Michael Leskinen, President of United Airlines Ventures, said: “Out of the gate, we primarily focused on technology designed to help reduce carbon emissions from our airplanes. Natron’s cutting-edge sodium-ion batteries presented an ideal opportunity to both potentially expand our sustainability investment portfolio to our ground operations, and to help make our airport operations more resilient.”

Colin Wessells, CEO of Natron Energy, added: “Our batteries provide the high power over short distances that ground service equipment needs, and unlike lithium-ion, Natron’s batteries are completely non-flammable and can be safely deployed into ground service operations.”

Natron says sodium-ion batteries have several advantages such as better output and cycle life than their lithium counterparts, and independent tests showed that they were non-flammable.

The minerals used in sodium-ion batteries are abundant worldwide and easily sourced, unlike lithium which is in short supply with demand expected to triple by 2025.

Memphis opens Consolidated De-Icing Facility

Memphis airport FedEx deicing facility opening resized Memphis International Airport’s Consolidated De-Icing Facility was opened on Tuesday 29 November, providing a centralised location to perform deicing operations.

The facility has opened in time for the holiday season, consisting of 3.3 million square feet of de-icing pads, which is large enough to de-ice 12 widebody cargo aircraft simultaneously.

The Federal Aviation Administration (FAA) contributed $174 million to the project and Memphis-Shelby County Airport Authority paid $135 million for the facility at the home of FedEx Express’ largest air cargo sorting facility.

With the de-icing pads, message boards eliminate the need for audio communication with pilots, taxiway lead-in lights mean follow-me vehicles or marshallers are not needed and infrared cameras help position aircraft in the bays.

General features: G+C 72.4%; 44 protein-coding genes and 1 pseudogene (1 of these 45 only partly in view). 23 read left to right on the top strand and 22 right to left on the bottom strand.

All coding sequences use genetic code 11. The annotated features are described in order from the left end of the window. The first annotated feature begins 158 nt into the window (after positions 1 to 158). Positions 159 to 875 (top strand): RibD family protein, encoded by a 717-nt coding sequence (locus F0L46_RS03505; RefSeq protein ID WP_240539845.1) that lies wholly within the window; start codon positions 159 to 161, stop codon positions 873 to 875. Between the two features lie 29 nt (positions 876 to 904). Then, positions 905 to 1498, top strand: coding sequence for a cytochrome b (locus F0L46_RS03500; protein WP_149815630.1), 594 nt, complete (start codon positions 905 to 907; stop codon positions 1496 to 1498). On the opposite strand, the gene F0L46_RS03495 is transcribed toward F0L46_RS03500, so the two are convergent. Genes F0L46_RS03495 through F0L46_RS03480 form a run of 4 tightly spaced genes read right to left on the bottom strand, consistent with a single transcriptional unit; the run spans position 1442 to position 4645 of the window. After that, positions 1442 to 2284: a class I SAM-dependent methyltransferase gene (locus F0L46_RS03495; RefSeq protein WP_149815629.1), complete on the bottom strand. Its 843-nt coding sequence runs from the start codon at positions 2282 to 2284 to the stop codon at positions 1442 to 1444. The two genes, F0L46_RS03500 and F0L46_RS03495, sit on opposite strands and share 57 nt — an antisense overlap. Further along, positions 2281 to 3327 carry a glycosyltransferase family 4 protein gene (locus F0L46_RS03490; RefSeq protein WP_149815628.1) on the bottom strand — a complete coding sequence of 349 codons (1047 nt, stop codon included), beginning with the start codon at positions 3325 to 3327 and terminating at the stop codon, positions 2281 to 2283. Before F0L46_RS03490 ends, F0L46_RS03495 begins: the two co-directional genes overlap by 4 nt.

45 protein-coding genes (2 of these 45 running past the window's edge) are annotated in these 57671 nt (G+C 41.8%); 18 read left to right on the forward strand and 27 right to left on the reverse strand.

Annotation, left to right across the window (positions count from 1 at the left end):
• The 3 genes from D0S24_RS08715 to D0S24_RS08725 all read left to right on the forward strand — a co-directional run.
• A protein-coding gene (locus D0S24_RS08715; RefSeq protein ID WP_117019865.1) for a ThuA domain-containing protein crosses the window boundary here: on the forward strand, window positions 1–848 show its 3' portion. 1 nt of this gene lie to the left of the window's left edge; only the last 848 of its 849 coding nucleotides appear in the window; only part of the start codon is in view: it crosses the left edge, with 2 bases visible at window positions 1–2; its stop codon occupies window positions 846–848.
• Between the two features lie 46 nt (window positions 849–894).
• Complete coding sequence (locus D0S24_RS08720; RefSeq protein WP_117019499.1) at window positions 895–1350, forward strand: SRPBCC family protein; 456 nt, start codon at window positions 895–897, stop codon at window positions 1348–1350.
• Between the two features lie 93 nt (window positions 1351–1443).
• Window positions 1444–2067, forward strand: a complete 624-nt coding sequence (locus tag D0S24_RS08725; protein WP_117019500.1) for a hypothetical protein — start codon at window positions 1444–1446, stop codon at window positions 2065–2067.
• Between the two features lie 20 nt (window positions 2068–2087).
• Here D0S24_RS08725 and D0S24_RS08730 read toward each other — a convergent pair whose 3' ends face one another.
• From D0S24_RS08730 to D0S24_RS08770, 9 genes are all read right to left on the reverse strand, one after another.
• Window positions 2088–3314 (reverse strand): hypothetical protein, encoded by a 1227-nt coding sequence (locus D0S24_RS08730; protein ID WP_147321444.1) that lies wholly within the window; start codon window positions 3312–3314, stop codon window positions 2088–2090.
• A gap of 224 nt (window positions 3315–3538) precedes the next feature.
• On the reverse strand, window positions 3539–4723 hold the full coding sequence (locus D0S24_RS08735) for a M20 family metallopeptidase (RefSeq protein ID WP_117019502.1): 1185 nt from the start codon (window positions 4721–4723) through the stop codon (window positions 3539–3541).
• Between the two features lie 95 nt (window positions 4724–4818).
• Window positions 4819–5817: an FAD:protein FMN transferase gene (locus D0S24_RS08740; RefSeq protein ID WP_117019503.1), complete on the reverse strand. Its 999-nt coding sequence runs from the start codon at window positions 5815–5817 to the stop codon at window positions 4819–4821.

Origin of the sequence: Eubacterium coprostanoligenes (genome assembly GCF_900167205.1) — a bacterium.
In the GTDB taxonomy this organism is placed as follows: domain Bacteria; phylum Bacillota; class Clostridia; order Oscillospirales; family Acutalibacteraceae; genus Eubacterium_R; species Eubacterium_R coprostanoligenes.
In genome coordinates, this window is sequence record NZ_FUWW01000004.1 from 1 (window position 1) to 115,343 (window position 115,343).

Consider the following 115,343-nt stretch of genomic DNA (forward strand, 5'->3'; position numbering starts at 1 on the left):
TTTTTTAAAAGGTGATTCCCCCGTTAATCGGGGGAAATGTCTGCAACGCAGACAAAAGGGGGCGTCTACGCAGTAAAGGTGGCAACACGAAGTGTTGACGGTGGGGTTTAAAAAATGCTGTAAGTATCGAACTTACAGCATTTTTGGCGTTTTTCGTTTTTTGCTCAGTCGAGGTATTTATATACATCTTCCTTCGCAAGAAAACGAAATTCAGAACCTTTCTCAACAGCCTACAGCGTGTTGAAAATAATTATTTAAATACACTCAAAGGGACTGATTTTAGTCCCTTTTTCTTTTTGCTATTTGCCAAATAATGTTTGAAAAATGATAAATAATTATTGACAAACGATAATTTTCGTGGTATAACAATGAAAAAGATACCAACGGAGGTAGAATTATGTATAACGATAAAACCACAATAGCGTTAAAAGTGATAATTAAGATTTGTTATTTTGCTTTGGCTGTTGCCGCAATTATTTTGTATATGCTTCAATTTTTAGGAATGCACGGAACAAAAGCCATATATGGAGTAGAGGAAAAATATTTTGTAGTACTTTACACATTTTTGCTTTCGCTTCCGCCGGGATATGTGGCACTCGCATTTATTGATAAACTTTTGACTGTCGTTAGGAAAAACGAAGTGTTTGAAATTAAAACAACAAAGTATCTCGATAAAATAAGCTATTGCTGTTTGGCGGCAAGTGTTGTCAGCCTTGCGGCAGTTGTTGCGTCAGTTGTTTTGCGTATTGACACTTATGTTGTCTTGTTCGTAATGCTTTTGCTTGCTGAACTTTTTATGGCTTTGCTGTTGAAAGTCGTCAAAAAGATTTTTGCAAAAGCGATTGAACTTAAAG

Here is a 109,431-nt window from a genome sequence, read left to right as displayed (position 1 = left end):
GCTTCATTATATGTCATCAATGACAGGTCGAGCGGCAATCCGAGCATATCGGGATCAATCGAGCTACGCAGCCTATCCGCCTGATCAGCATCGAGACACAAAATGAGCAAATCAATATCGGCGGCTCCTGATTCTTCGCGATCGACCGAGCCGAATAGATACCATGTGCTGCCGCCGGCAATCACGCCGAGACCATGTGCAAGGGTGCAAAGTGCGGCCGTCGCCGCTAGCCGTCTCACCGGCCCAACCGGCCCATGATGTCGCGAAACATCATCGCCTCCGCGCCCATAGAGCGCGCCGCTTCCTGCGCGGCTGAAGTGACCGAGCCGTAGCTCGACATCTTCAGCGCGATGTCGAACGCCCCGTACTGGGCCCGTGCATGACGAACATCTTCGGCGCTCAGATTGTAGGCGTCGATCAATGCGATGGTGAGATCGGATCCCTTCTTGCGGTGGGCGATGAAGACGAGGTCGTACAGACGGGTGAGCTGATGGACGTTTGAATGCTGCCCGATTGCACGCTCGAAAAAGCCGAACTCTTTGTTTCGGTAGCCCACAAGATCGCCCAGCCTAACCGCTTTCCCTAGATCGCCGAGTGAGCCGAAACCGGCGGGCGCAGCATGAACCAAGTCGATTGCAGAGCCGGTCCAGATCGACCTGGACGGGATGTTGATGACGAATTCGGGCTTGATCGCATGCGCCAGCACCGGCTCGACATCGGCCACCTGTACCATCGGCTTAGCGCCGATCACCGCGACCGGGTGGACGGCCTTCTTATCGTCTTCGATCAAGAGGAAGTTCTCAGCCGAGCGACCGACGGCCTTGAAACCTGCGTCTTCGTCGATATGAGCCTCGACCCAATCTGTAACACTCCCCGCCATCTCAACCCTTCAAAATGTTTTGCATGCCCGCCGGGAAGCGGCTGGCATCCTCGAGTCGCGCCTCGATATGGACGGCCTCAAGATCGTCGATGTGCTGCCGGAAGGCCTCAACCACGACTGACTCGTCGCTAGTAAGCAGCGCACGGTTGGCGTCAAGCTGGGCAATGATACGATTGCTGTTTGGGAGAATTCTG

The pads offer more environmentally friendly de-icing procedures with aircraft not being de-iced at the gate, allowing them to depart sooner, reducing the need to be de-iced again.

They have a segregated drainage system and large-volume containers to collect de-icing fluid.

The fluid’s release is metered into the sanitary sewer system, where it breaks down and helps sanitise city wastewater.

The opening ceremony was attended by guests including US Department of Transportation Secretary Pete Buttigieg, FAA Deputy Administrator A. Bradley Mims, Congressman Steve Cohen, City of Memphis Mayor Jim Strickland, MSCAA Board Chairman Michael Keeney, and Memphis International Airport President and CEO Scott Brockman.

Buttigieg says, “This holiday season and every season, it’s critical that American families and businesses get the goods they need when they need them. Memphis International Airport is the biggest cargo airport in the country, and this innovative aircraft de-icing facility is one of the many ways we’re modernizing America’s supply chains.”

Richard Smith, President and CEO of FedEx Express adds, “The timing could not be better as FedEx enters the busy holiday season. This facility is a shining example of how we can help ensure our team members are safely operating throughout the winter season as we deliver outstanding service for our customers.”